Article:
Ahmed Mansoor: NGOs fear world has forgotten arrest of UAE’s last human rights defender
Amid the glitz and glamour of the UAE is the forgotten story of a man called Ahmed Mansoor and what happened to him when he dared speak out.
French President Emmanuel Macron was the guest of honour this week as the UAE’s rulers opened an Abu Dhabi outlet of the famous Louvre Museum in the UAE, a project that has been 10 years in the making at a cost more than $1 billion.
“This museum is a gift from the UAE world,” Abu Dhabi Tourism Authority chairman Mohamed Khalifa Al Mubarak told reporters at the opening of the museum.
“When you’re in this museum, we’re all connected, we are all one. It’s a centre of acceptance, it’s a centre of tolerance.”
However, acceptance and tolerance are not common under the regime of Sheikh Mohammed Bin Rashid Al Maktoum, Prime Minister of the United Arab Emirates and Ruler of Dubai.
Since March, the country’s last remaining human rights defender, 47-year-old Ahmed Mansoor, has been in jail with very little access to the outside world.
“We believe Ahmed Mansoor was targeted because of his views that were shared on his social media accounts,” explains Samah Hadid, the Middle East campaign director at Amnesty International.
The human rights NGO said Mr Mansoor faced years of repeated intimidation, harassment, physical assault and death threats from the UAE authorities or their supporters, due to his human rights advocacy.
Amnesty feared Mr Mansoor was being held in solitary confinement and was at risk of torture.
“Counter to the glitz and glamour of this image of the UAE, we’ve see freedom of speech, freedom of association, really being attacked across the board,” Ms Hadid said.
“Civil and political rights are not respected. While people might see it as this ‘free society’, it’s definitely not the case.”
In the early hours of March 20 this year, uniformed security officials stormed Ahmed Mansoor’s apartment in Ajman, not far from Dubai’s international airport.
In front of his four children, they arrested Mr Mansoor. He has barely been seen since.
Emirates Centre 4HR: “We wish Ahmed Mansoor will be reunited with his family. He has spent more than 7 months in UAE prison”
“An extensive search was conducted in his home and the security officers took away all the family’s electronic devices,” said Ahmed Benchemsi, the Middle East Advocacy Director for Human Rights Watch.
The UAE’s official news agency has reported Mr Mansoor was arrested for “cybercrimes” and accused of using social media websites to “publish false information that harm national unity and damage the country’s reputation”.
Mr Benchemsi said it had been incredibly difficult to get any information on Mr Mansoor’s conditions and what exactly he was accused of.
“We have literally no one on the ground who can share such information with us. Ahmad was literally the last person sharing this sort of information. So unfortunately we know very little about his situation,” the Human Rights Watch worker explained.
“It speaks for itself that in such a country as the UAE there was only one person who was an interlocutor for human rights organisations and now that person is in jail, no one can report on his conditions. It’s very much an absolute monarchy.
“Basically it’s a dictatorship.”
Lawyers afraid to take Mansoor’s case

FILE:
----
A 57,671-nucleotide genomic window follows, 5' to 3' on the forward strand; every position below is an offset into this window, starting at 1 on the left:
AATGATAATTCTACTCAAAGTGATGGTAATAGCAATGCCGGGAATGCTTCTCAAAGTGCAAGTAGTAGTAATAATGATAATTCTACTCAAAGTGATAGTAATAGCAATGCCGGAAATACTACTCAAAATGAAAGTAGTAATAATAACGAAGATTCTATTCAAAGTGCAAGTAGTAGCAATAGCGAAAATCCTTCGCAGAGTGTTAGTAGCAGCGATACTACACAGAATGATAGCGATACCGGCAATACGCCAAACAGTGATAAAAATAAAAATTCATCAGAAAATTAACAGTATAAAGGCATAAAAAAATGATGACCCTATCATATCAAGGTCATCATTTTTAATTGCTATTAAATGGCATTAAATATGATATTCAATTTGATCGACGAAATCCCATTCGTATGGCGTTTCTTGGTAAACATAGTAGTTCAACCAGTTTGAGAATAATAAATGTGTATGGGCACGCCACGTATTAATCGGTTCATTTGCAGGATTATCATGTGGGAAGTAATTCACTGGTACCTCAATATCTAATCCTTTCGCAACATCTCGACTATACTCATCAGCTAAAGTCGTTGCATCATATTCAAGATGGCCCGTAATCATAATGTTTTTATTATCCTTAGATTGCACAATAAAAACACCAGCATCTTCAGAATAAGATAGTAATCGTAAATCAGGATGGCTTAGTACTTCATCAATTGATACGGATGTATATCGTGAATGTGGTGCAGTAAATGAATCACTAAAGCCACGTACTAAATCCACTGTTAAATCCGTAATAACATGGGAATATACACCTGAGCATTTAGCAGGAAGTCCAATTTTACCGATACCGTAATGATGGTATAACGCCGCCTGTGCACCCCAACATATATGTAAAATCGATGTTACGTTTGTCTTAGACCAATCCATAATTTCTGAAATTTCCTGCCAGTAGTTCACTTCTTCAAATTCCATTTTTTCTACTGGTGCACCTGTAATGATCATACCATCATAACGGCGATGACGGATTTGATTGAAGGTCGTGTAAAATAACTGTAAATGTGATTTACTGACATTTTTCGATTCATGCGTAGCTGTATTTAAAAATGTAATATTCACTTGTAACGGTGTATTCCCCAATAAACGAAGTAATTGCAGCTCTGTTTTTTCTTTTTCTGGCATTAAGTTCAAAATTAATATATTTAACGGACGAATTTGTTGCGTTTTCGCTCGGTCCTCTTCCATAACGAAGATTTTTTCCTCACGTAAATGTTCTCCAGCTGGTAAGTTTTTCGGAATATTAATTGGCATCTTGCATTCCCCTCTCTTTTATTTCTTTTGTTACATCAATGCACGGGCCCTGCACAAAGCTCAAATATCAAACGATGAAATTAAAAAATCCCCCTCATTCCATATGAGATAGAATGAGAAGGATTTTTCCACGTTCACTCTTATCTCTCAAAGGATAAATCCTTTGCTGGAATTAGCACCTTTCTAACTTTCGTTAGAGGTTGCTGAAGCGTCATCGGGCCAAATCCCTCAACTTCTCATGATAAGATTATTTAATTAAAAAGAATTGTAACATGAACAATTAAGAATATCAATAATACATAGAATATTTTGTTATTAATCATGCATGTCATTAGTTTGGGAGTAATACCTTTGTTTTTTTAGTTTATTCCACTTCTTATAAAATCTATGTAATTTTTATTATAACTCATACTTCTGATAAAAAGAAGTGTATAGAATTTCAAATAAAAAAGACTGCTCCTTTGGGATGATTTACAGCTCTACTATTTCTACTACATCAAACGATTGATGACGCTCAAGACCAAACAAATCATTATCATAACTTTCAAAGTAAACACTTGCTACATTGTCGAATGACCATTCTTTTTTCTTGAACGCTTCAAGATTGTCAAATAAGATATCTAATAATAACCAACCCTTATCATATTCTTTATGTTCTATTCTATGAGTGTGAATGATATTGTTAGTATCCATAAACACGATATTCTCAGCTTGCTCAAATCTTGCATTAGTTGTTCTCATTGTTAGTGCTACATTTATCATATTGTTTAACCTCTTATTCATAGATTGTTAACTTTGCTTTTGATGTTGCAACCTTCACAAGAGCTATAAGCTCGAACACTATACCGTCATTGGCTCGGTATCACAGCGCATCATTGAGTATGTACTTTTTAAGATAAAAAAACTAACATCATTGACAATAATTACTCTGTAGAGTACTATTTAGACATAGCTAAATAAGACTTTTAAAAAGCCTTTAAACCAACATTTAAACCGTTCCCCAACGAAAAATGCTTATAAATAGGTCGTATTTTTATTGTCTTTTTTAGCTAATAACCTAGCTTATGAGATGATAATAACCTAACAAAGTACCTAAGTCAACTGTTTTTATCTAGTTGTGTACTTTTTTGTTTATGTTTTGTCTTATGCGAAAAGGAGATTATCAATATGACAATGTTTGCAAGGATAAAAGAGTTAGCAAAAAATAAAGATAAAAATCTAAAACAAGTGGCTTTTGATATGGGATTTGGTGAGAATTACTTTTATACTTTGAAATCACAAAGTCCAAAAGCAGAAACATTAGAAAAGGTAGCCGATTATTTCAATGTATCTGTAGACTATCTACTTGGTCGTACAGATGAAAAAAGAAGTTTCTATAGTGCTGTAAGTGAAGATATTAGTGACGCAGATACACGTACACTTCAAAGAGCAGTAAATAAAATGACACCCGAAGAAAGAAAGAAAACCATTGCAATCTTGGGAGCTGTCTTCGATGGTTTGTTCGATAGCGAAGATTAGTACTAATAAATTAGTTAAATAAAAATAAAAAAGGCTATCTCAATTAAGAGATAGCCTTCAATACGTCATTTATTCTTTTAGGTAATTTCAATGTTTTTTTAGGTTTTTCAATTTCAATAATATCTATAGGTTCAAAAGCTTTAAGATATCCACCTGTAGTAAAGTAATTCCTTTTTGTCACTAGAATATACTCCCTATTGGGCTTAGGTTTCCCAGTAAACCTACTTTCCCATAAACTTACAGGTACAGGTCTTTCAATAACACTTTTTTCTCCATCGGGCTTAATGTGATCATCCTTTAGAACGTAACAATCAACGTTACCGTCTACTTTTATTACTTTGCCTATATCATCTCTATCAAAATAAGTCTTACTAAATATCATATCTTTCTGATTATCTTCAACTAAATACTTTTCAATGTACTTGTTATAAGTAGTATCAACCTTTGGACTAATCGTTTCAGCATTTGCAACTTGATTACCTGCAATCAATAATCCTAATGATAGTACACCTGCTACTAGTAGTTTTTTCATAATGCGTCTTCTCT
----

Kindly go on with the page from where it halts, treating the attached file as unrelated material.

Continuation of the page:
Mr Benchemsi said it was not clear if Mr Mansoor had access to a lawyer since his arrest.
“Lawyers that take up cases related to state security, which is the kind of case that Ahmad is involved in, have been harassed, threatened and had pressure exerted on them,” he said.
“This means that Ahmad’s access to a lawyer is constrained by the fact that lawyers could very well be afraid of taking up his case.”
Human Rights Watch is calling on Western governments to pressure UAE authorities to free Mr Mansoor and to improve human rights in the UAE.
“We are calling on the Australian government and any government that has any dealings with the UAE government to raise awareness about the fact that this is an impeccable human rights defender who is in jail for no reason other than that he spoke freely,” Mr Benchemsi said.
Drewery Dyke tweet: “The #UAE lauds #FreedomofExpression in terms of #LouvreAbuDhabi but when it comes to #HumanRights activists, it brooks no dissent, really. Failure of administration of justice in case of @Ahmed_Mansoor shows empty shell of #UAE “justice” & its true face in regard to expression.”
Drewery Dyke, a long time researcher of human rights in the Gulf and spokesperson for the UK based Rights Realisation Centre, said the fear was that the UAE set out to break Mr Mansoor.
And perhaps it already has.
“We understand that his wife and a son were able to visit. It must be about a month ago and we understand that he wasn’t in a good way at all,” Mr Dyke told the ABC.
“He had lost a considerable amount of weight to the extent that he was looking gaunt, quite gaunt, that he was in a disorientated confused state. Repeatedly expressing his regret about the situation and seeking an end to it.”
The UAE authorities did not respond to ABC’s request for comment on the case of Mr Mansoor.
The ABC asked the office of Foreign Minister Julie Bishop if she or the Australian embassy in Abu Dhabi had raised Mr Mansoor’s case with UAE authorities.
A spokesperson for the Department of Foreign Affairs and trade in Canberra declined to comment on whether the case had been raised but in a statement told the ABC: “We are aware of Ahmed Mansoor’s detention and the Australian Embassy in Abu Dhabi continues to monitor developments in his case.”